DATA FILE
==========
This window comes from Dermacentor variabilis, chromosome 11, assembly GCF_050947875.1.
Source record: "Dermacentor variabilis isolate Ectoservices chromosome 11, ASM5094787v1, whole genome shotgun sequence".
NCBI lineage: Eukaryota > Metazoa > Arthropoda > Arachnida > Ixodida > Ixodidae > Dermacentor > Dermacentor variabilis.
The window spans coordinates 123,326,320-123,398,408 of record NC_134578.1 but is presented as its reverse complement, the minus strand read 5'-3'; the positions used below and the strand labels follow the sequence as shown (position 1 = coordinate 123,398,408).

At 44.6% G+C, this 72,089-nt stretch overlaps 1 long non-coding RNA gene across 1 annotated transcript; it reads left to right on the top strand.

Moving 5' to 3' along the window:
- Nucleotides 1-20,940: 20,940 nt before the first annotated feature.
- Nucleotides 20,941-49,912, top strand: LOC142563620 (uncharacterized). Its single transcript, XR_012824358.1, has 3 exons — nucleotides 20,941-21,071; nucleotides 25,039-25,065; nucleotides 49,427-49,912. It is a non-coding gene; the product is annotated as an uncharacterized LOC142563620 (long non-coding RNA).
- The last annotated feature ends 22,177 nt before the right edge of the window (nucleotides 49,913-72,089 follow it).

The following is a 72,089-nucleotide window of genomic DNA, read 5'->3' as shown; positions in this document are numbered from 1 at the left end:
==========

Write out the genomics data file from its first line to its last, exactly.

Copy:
This window comes from Dermacentor variabilis, chromosome 11, assembly GCF_050947875.1.
Source record: "Dermacentor variabilis isolate Ectoservices chromosome 11, ASM5094787v1, whole genome shotgun sequence".
NCBI lineage: Eukaryota > Metazoa > Arthropoda > Arachnida > Ixodida > Ixodidae > Dermacentor > Dermacentor variabilis.
The window spans coordinates 123,326,320-123,398,408 of record NC_134578.1 but is presented as its reverse complement, the minus strand read 5'-3'; the positions used below and the strand labels follow the sequence as shown (position 1 = coordinate 123,398,408).

At 44.6% G+C, this 72,089-nt stretch overlaps 1 long non-coding RNA gene across 1 annotated transcript; it reads left to right on the top strand.

Moving 5' to 3' along the window:
- Nucleotides 1-20,940: 20,940 nt before the first annotated feature.
- Nucleotides 20,941-49,912, top strand: LOC142563620 (uncharacterized). Its single transcript, XR_012824358.1, has 3 exons — nucleotides 20,941-21,071; nucleotides 25,039-25,065; nucleotides 49,427-49,912. It is a non-coding gene; the product is annotated as an uncharacterized LOC142563620 (long non-coding RNA).
- The last annotated feature ends 22,177 nt before the right edge of the window (nucleotides 49,913-72,089 follow it).

The following is a 72,089-nucleotide window of genomic DNA, read 5'->3' as shown; positions in this document are numbered from 1 at the left end: